General Motors used the 2016 Consumer Electronics Show (CES) to unveil the production, 2017 Chevrolet Bolt, the company’s first mainstream all-electric vehicle.
Visually, the Bolt closely resembles the concept that was unveiled at the 2015 Detroit Auto Show, sporting a tall, compact body optimized for easy parking in tight places, efficiency and interior space.
It does, however, do away with the nearly smooth, more attractive front end of the concept for a faux grille and thicker LED headlight housings, while the taillights have been redesigned to look more like the ones on the Volt hybrid.
- Chevrolet Bolt EV Concept is a Baby Volt with 200-Mile Range
- 2016 Nissan Leaf Gets Better Battery, 107-mile Driving Range
GM was apparently going for “the look of a small crossover.” Did it succeed?
The Bolt has a 102.4-inch wheelbase, which is around 2 inches longer than the Chevrolet Trax and Buick Encore small crossovers. The battery pack sits beneath the interior floor, allowing seating for up to five passengers and a cargo capacity of 16.9 cubic feet behind the rear seats — more than the BMW i3 and Honda Fit EV.
Speaking of the interior, the little electric car features a digital instrument cluster, a 10.2-inch touchscreen MyLink infotainment system with a “customizable, widget-based ‘flip-board style’ operation,” and a network of cameras that provide ‘surround vision’ around the car when parking or driving at low speeds.
The list of tech goodies also include a wireless smartphone charging dock and an EV-specific navigation system that shows nearby charging stations and provides routes that maximize driving range.
The Bolt delivers at least 200 miles (322 km) of electric range, more than the Nissan Leaf and i3. It will be one of the most efficient, longest driving electric cars on the market.
To help alleviate range anxiety, GM’s engineers have equipped an advanced driving range indicator that factors in the time of day, weather and typography, as well as the owner’s driving habits.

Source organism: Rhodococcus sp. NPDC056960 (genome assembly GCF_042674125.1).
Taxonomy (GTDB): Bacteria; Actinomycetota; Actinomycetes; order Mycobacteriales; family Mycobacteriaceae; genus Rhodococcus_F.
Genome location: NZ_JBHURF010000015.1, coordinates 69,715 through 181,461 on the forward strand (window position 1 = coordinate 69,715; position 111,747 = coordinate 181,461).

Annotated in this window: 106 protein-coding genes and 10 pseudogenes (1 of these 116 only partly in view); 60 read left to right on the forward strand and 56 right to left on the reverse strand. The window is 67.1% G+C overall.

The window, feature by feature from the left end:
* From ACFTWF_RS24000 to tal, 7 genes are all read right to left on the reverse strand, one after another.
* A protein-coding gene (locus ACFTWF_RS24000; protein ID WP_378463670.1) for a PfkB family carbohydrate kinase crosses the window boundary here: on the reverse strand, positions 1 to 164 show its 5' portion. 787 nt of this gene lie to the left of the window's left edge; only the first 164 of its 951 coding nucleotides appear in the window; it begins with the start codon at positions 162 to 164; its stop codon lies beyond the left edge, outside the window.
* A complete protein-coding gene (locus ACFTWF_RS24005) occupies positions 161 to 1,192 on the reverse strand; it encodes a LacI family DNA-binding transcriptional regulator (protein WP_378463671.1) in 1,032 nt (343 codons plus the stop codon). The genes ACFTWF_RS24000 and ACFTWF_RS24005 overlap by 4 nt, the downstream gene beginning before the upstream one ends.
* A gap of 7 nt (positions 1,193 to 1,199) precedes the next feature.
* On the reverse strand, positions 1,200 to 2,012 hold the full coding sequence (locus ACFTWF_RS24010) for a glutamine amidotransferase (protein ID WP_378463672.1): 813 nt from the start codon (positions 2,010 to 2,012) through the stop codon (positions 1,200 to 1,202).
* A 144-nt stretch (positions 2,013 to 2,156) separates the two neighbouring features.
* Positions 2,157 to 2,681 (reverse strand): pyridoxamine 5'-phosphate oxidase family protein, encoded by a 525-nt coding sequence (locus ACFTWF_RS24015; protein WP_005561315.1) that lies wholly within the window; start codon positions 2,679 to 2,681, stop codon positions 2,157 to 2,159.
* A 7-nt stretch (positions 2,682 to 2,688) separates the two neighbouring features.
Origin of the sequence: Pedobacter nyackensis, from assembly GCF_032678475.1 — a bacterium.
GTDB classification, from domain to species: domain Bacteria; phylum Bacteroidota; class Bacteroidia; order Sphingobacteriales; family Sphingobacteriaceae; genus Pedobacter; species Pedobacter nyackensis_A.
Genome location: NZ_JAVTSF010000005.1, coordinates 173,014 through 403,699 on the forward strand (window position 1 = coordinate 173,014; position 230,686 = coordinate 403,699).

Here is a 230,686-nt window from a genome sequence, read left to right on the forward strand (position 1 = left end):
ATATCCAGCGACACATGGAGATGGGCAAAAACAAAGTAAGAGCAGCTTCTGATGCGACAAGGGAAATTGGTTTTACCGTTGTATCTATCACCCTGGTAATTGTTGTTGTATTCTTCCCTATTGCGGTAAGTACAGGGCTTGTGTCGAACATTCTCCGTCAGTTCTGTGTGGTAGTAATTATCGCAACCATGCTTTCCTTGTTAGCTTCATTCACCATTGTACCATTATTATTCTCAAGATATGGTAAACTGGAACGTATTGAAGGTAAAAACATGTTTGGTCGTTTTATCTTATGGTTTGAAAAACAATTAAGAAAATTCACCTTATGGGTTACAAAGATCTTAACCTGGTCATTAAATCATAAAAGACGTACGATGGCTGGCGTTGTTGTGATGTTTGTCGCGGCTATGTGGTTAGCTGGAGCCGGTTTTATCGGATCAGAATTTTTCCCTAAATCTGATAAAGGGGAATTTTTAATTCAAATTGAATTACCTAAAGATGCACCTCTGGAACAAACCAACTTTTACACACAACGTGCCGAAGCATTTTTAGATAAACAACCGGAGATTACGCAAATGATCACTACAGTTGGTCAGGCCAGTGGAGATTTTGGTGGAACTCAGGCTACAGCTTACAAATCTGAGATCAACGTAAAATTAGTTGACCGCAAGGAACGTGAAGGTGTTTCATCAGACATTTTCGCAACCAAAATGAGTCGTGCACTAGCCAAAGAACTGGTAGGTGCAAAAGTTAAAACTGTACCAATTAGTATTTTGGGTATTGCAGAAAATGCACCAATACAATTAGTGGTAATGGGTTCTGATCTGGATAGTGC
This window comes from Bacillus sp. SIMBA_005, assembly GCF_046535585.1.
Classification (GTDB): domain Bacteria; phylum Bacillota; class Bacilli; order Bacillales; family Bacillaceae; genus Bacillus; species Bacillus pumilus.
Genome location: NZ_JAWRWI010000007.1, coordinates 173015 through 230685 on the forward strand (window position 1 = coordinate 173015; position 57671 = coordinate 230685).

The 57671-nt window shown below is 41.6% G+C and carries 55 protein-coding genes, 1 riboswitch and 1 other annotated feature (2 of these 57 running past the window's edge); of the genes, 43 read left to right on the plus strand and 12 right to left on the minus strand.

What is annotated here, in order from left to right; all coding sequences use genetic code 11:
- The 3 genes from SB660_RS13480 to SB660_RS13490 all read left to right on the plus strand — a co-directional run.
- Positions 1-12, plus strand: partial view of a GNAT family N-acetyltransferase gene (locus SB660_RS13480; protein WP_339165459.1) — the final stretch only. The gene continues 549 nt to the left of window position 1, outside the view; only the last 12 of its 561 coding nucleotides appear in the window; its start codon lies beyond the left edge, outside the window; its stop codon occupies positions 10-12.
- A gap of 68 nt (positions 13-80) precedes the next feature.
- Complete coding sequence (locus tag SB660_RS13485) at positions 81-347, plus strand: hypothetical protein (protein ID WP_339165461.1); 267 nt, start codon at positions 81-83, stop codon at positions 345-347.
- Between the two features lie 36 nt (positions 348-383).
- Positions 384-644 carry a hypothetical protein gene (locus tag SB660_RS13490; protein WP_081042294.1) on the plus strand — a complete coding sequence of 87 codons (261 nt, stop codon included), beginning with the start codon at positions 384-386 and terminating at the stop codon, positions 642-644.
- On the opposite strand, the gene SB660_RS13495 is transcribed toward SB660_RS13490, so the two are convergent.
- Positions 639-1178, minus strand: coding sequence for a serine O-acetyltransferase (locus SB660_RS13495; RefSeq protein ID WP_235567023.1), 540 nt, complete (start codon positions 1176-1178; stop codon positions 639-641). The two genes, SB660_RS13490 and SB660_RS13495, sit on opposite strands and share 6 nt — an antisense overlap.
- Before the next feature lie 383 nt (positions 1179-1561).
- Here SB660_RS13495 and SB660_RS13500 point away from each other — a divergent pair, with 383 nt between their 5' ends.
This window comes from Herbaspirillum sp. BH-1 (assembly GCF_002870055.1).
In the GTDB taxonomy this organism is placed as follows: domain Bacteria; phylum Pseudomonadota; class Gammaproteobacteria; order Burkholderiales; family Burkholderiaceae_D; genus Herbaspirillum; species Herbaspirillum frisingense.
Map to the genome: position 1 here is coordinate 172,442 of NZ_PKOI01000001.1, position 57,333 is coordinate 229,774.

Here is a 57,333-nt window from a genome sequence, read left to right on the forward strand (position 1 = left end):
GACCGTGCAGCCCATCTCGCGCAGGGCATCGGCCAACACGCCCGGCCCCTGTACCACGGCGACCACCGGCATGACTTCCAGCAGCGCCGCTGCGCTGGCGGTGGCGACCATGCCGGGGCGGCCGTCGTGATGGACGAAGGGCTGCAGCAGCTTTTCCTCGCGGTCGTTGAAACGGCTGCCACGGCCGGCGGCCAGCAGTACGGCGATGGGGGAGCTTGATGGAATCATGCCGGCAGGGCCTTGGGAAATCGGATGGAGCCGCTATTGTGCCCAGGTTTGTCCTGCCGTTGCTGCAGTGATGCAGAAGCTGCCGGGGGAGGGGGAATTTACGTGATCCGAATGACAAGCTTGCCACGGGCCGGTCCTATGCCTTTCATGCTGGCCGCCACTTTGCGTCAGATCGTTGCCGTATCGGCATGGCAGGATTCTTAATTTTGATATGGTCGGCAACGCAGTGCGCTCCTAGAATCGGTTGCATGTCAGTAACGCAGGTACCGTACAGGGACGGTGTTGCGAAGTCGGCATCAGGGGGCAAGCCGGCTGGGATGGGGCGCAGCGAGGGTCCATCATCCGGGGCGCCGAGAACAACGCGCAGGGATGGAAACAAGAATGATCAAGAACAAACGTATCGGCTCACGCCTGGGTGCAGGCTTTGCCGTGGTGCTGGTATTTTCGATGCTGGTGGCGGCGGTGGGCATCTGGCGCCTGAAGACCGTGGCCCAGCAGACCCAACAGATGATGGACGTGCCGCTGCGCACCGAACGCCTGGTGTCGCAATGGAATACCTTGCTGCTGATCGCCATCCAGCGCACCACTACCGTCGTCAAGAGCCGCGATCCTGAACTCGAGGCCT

Production begins before the end of 2016 and prices are expected to start at around $37,000, not including potential reductions from the government.
What is your initial impression of the new Chevrolet Bolt? Would you choose it over the Nissan Leaf, BMW i3 and even the Chevrolet Volt? Let us know in the comments below.
2019 Chevy Camaro ZL1 1LE Is Faster With New 10-Speed Auto
Because excellence is not always good enough…
The 2019 Chevy Camaro ZL1 1LE is now faster than ever thanks the application of a new 10 speed automatic transmission.
According to Chevy, the new automatic transmission makes the critically-acclaimed sports car faster than the manual equipped version, allowing it to lap General Motors’ 2.9-mile Milford Road Course more than one half second faster.
Engineers were also able to shave off several seconds from their previous Nurburgring lap times set with the six-speed manual ZL1 1LE.
“This transmission is optimized for speed,” said Camaro Chief Engineer Mark Dickens. “With unique Track Mode calibrations and 10 gears, you are always in the perfect gear when rolling on or off the throttle. You may not be a professional race car driver, but now you can shift like one.”
The calibrations for the transmission, electronic limited-slip differential and traction control system were tweaked to achieve the best performance, while the front and rear Multimatic DSSV dampers have been tuned to accommodate the quicker shifts in weight transfer.
As a reminder, the Camaro ZL1 is powered by a supercharged 6.2L V8 that produces 650 horsepower and 650 lb-ft. of torque. Pricing for the 2019 Camaro ZL1 1LE starts at $64,695 in the United States,. Opting for the new 10-speed auto adds $1,595 to the price.